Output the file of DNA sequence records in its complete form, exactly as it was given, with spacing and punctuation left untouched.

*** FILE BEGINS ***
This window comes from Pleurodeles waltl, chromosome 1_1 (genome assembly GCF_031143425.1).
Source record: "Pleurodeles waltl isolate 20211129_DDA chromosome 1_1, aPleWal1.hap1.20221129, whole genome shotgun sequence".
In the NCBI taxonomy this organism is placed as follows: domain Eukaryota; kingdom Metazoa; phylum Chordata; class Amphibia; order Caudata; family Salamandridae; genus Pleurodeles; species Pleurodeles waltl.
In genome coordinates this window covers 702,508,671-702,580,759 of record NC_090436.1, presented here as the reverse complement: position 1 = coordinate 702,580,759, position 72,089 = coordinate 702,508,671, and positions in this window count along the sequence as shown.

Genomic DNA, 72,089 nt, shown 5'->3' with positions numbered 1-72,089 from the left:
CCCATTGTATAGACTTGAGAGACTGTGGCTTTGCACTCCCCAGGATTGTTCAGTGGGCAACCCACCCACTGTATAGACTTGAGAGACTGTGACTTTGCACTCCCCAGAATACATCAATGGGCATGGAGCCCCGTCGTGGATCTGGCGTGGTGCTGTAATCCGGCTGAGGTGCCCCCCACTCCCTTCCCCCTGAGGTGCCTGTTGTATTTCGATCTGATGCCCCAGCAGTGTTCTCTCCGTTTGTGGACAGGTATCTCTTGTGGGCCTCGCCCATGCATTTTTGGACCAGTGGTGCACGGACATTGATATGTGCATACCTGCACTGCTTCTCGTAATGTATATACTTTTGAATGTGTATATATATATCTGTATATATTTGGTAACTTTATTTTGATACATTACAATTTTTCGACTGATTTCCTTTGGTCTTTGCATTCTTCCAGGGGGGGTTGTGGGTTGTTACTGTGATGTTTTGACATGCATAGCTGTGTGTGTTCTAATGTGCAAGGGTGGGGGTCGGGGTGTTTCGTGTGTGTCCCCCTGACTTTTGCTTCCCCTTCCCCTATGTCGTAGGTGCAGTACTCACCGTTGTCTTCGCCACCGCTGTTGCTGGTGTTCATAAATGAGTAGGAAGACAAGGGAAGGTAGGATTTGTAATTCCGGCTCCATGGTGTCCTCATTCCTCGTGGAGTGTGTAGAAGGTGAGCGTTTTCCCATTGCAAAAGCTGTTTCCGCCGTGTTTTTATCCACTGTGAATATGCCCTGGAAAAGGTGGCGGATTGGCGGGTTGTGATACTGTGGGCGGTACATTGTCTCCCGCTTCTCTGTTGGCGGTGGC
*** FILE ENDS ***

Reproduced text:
This window comes from Pleurodeles waltl, chromosome 1_1 (genome assembly GCF_031143425.1).
Source record: "Pleurodeles waltl isolate 20211129_DDA chromosome 1_1, aPleWal1.hap1.20221129, whole genome shotgun sequence".
In the NCBI taxonomy this organism is placed as follows: domain Eukaryota; kingdom Metazoa; phylum Chordata; class Amphibia; order Caudata; family Salamandridae; genus Pleurodeles; species Pleurodeles waltl.
In genome coordinates this window covers 702,508,671-702,580,759 of record NC_090436.1, presented here as the reverse complement: position 1 = coordinate 702,580,759, position 72,089 = coordinate 702,508,671, and positions in this window count along the sequence as shown.

Genomic DNA, 72,089 nt, shown 5'->3' with positions numbered 1-72,089 from the left:
CCCATTGTATAGACTTGAGAGACTGTGGCTTTGCACTCCCCAGGATTGTTCAGTGGGCAACCCACCCACTGTATAGACTTGAGAGACTGTGACTTTGCACTCCCCAGAATACATCAATGGGCATGGAGCCCCGTCGTGGATCTGGCGTGGTGCTGTAATCCGGCTGAGGTGCCCCCCACTCCCTTCCCCCTGAGGTGCCTGTTGTATTTCGATCTGATGCCCCAGCAGTGTTCTCTCCGTTTGTGGACAGGTATCTCTTGTGGGCCTCGCCCATGCATTTTTGGACCAGTGGTGCACGGACATTGATATGTGCATACCTGCACTGCTTCTCGTAATGTATATACTTTTGAATGTGTATATATATATCTGTATATATTTGGTAACTTTATTTTGATACATTACAATTTTTCGACTGATTTCCTTTGGTCTTTGCATTCTTCCAGGGGGGGTTGTGGGTTGTTACTGTGATGTTTTGACATGCATAGCTGTGTGTGTTCTAATGTGCAAGGGTGGGGGTCGGGGTGTTTCGTGTGTGTCCCCCTGACTTTTGCTTCCCCTTCCCCTATGTCGTAGGTGCAGTACTCACCGTTGTCTTCGCCACCGCTGTTGCTGGTGTTCATAAATGAGTAGGAAGACAAGGGAAGGTAGGATTTGTAATTCCGGCTCCATGGTGTCCTCATTCCTCGTGGAGTGTGTAGAAGGTGAGCGTTTTCCCATTGCAAAAGCTGTTTCCGCCGTGTTTTTATCCACTGTGAATATGCCCTGGAAAAGGTGGCGGATTGGCGGGTTGTGATACTGTGGGCGGTACATTGTCTCCCGCTTCTCTGTTGGCGGTGGC